This could refer to a region approximately one degree on each side centred the Coma Cluster. The section is 4.5 minutes of time along the right-ascension axis centred at 12h59m49s , and extends from +27°30′ to +28°29′48′′ in declination.
This might specify a region of sky 2.3 seconds of time by 0.5 arcminutes in light from an integral-field unit.
It is possible to use a colon to separate the fields in sexagesimal celestial and time co-ordinates, as in the following example that defines the equivalent section as the preceding Coma Cluster example.
There is a cost; you must use a semicolon to demarcate lower and upper bounds. This is to enable differentiation of the two uses of the colon.
Using the colon as co-ordinate field separator can leave some degree of ambiguity. For instance, a subscript expression of “12:34” could mean “use pixel indices 12 to 34”, or could mean “use the single declination value 12:34”. It is also harder to read, is an extra rule to remember, and could be error prone. For these reasons, the strong recommendation is to use the dms and hms notation for celestial and time co-ordinates.
Even given no sky co-ordinate range as in this example,
do not mix colons for the two uses in the same expression. Hence there is a semicolon to define the range in the third co-ordinate. The semicolon expression delimiter works with all classes of co-ordinate system. This example might extract a spectrum from a cube at the right ascension 12h34m56.7s declination −41°52′9′′ between and 250 km s velocity.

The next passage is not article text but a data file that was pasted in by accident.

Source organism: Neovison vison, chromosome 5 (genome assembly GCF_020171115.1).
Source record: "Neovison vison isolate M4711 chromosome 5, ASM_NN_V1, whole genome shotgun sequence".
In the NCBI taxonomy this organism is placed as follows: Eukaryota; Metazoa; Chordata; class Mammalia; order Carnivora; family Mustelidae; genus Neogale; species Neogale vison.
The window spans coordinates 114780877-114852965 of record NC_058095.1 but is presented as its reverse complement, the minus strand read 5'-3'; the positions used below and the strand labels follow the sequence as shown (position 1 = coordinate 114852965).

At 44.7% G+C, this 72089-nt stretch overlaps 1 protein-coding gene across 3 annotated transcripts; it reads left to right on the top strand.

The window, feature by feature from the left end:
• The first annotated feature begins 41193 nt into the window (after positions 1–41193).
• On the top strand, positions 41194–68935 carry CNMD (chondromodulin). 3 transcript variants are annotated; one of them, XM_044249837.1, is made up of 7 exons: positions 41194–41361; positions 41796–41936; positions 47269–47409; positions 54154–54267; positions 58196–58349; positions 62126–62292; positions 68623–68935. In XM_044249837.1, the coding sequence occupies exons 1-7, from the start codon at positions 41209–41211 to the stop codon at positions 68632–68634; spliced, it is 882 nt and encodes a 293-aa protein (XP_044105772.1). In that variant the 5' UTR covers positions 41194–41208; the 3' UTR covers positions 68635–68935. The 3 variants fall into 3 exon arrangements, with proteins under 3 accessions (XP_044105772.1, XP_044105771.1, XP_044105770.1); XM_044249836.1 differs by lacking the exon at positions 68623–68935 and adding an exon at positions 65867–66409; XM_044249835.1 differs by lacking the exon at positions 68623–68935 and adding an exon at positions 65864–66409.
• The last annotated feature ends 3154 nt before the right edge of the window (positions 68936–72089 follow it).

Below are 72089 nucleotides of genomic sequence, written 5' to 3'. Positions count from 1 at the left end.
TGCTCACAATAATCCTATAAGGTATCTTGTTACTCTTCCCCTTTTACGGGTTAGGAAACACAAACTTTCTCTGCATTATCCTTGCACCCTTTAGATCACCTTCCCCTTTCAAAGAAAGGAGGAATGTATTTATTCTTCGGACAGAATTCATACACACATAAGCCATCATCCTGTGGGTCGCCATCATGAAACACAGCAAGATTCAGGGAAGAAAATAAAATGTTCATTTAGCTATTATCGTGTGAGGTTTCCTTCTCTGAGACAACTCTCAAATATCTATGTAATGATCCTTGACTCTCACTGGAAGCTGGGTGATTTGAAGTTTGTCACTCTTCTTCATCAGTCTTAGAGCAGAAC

You should also be aware that the non-integer co-ordinates within an NDF section apply to WCS axes, in contrast to integer bounds that define pixel indices along pixel axes. These are not necessarily the same. For example, the WCS axes may be rotated or permuted. If the WCS axes are rotated, the NDF section actually used will be a box just large enough to hold the requested range of WCS-axis values. Be careful.
For axis co-ordinates double-precision arithmetic is used to process the section values, but either double- or single-precision notation may be used when supplying them. Both linear and non-linear axis co-ordinates are supported, the values supplied being automatically converted into the corresponding pixel indices before use. For instance,
could be used to select the appropriate region of a spectrum calibrated in Ångstroms, while
would select a region of the spectrum approximately from 5750 to 6250.0 Ångstroms (the exact extent depending the values of the axis co-ordinates), and
would select a 21-pixel-wide region of the spectrum centred on 5500 Ångstroms.
A further form for the subscript expression involves specifying a fractional position along each dimension as a percentage, as follows
specifies the centre and extent as percentages, and ‘